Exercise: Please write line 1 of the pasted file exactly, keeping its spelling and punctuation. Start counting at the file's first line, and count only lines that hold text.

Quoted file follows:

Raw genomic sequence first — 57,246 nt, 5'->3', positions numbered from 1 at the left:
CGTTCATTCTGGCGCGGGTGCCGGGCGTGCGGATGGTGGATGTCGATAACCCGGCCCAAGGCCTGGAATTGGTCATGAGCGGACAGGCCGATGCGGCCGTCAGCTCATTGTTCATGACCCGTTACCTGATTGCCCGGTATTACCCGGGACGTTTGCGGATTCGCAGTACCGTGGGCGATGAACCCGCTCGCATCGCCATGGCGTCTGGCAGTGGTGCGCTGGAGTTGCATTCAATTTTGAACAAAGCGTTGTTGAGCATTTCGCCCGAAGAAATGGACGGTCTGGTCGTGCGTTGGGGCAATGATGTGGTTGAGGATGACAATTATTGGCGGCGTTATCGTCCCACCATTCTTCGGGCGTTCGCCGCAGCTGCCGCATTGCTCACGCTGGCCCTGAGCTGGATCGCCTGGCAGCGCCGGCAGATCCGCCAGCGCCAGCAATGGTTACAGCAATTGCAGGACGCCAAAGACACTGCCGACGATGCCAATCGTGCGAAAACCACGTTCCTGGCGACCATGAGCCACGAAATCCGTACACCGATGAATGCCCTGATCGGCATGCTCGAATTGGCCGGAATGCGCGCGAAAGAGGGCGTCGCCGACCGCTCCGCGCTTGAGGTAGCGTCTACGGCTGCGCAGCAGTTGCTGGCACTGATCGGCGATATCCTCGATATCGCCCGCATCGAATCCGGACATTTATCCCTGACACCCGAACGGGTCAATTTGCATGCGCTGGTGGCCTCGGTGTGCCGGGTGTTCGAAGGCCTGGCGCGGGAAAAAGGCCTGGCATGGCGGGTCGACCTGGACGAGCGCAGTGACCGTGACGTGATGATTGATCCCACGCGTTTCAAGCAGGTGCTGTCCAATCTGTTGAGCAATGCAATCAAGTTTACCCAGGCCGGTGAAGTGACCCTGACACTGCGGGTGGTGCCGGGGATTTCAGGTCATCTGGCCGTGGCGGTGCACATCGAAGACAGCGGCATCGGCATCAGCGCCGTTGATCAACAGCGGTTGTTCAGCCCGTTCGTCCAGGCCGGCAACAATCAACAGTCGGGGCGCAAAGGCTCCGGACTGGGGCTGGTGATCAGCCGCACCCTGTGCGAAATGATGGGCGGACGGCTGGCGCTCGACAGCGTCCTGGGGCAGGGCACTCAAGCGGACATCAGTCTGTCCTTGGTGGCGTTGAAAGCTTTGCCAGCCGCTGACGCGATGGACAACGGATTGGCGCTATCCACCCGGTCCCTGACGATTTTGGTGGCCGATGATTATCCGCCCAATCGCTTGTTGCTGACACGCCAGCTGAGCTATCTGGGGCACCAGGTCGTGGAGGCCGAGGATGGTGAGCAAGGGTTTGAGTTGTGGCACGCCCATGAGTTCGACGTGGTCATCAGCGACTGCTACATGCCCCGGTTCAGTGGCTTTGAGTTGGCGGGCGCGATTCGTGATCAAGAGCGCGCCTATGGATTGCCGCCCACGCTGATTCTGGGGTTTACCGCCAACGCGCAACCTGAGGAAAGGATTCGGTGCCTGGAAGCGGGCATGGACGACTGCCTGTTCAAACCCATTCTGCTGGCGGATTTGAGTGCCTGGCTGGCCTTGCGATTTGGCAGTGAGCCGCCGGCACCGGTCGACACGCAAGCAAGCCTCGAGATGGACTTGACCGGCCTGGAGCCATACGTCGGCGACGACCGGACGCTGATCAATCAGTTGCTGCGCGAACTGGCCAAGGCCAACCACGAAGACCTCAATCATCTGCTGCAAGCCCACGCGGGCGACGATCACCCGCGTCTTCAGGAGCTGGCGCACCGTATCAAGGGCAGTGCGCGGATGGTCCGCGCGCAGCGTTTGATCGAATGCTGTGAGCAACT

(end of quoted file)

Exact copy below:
Raw genomic sequence first — 57,246 nt, 5'->3', positions numbered from 1 at the left: